Figure 1: The system interface.

As for the transition map in Fig 2, regions with intensive interaction are extracted as ROIs and visualized through pie charts, which are connected by arcs according to users’ mouse movement streams to form a transition map. The size of the pie charts represents the number of interactions over the ROIs; the color of the arcs and sectors represents the time order. In this way, the map reveals students’ problem-solving steps. We can see that the third and fourth pie at the bottom are larger than others and the lines between them are much thicker which means a large amount of transitions between these two ROIs.

Figure 2: The transition map demonstrating the detailed problem-solving steps with event types and time information.

3 Case studies

3.1 Overall Performance Analysis

In this first case study, we use our system to perform a correlation analysis on the students’ mean scores with the labeled difficulty of the questions. Fig. 3 shows the correlation between the predefined difficulty of each question and the mean score of all students. It is worth mentioning that some questions labeled by the question designer as ”easy” are actually having lower mean scores (highlighted in the dashed rectangle), which suggests that their difficulties should be re-evaluated.

Figure 3: Overview of student performances on all questions.

3.2 Thinking Patterns Identification

The system can also reveal different thinking modes. As shown in Fig. 4a, students are asked to drag the red dot to make a new shape with a area of 6 squares instead of 4. The two edges, left and bottom, are fixed and the red dot only changes the top and right edges. We analyzed the mouse movement logs through a heat map (Fig. 4c) and identified the thinking patterns of the students. Point 1, 2 and 5 (indicated by red arrows on the Figure) are all possible answers. According to the heat map, many students solved the question in the “additive” way of thinking (Fig. 4b) and preferred to move the point horizontally (passing through point 3 to point 1) rather than vertically (passing through point 4 to point 2). A small group of students also solved the question in a “subtractive” way and pinned at point 5.

Figure 4: (a) An example math problem: drag the red dot to make the area 6 boxes instead of 4. (b) Different thinking patterns in solving the problem. (c) A heat map showing the problem-solving interaction.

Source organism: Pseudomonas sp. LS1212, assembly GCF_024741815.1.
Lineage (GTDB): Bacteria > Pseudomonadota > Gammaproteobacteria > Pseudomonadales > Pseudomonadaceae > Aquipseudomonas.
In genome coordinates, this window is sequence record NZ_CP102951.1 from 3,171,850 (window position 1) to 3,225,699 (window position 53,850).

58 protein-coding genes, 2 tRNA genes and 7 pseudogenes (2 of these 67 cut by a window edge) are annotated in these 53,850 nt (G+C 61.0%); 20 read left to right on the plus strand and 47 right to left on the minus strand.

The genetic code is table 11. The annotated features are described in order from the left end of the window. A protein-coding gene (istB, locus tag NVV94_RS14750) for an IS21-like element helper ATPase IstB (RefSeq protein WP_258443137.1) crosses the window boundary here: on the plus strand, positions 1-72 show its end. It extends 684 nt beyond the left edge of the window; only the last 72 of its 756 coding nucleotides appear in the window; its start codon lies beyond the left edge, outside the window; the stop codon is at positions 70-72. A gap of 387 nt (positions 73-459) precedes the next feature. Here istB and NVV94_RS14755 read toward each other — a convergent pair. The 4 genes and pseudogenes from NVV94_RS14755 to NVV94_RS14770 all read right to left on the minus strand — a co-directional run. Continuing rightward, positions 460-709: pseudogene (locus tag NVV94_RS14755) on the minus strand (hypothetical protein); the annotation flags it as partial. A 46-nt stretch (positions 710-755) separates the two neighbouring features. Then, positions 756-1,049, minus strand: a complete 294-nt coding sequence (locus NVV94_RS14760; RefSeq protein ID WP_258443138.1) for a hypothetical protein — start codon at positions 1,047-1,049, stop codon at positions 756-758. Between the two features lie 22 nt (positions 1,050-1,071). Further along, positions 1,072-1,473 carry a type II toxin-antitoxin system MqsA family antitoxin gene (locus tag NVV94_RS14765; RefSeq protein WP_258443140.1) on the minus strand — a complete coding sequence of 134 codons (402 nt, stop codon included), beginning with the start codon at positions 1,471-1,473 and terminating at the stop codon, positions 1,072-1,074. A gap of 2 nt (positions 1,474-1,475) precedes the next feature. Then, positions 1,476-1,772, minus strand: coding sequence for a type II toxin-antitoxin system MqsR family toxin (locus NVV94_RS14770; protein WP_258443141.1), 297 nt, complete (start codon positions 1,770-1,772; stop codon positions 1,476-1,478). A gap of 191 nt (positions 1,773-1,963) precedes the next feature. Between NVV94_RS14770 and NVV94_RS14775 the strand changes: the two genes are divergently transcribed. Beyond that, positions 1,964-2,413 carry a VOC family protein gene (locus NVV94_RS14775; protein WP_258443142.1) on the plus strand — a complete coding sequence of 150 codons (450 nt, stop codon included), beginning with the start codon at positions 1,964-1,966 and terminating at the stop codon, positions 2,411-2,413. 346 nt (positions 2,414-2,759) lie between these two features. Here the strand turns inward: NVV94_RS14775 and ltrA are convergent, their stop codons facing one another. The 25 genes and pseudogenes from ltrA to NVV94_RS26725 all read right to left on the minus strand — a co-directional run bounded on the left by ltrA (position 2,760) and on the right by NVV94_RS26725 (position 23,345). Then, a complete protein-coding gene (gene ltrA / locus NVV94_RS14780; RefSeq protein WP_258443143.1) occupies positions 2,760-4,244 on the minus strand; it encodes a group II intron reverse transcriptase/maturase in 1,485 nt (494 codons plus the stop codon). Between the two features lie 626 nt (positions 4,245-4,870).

3.3 Problem-solving Steps Reveal

However, for questions like Fig. 5, there is only one unique answer. If solely using the heat map, the key steps to solve a problem cannot be inferred. Therefore, we use a transition map to reveal more details. In Fig. 6, (a) is the transition map of students with wrong answers; (b) is the transition map of students with full marks. We can see that the light area of pies in (a) is decreasing from the left to the right while in (b) it is increasing. Since the color represents the time order of the sequence, a conclusion can be drawn that the students with full marks tend to order the people from right to left, while students with wrong answers seem to do it in the opposite way.

Figure 5: Another example of the math problem.
Figure 6: (a) The transition map of students with wrong answers. (b) The transition map of students with full marks.

4 Conclusion and future work

In this poster, we proposed a visual analytics system to analyze student learning behaviors on K-12 math E-learning platforms. It enables both correlation analysis of different learning data attributes and visualization of detailed interactions of students. We evaluated the proposed system with real log data from a K-12 math E-learning platform. Our case studies show that the proposed system can help instructors quickly find the possible flaws in the design of learning materials (e.g., which question difficulty levels need to be revised), as well as gaining deeper insight into the detailed problem-solving styles of different students. In the future, we plan to further improve the current system by incorporating analysis of more fine-grained problem-solving behaviors and would also like to extend the visual analytics system to other K-12 E-learning platforms.

References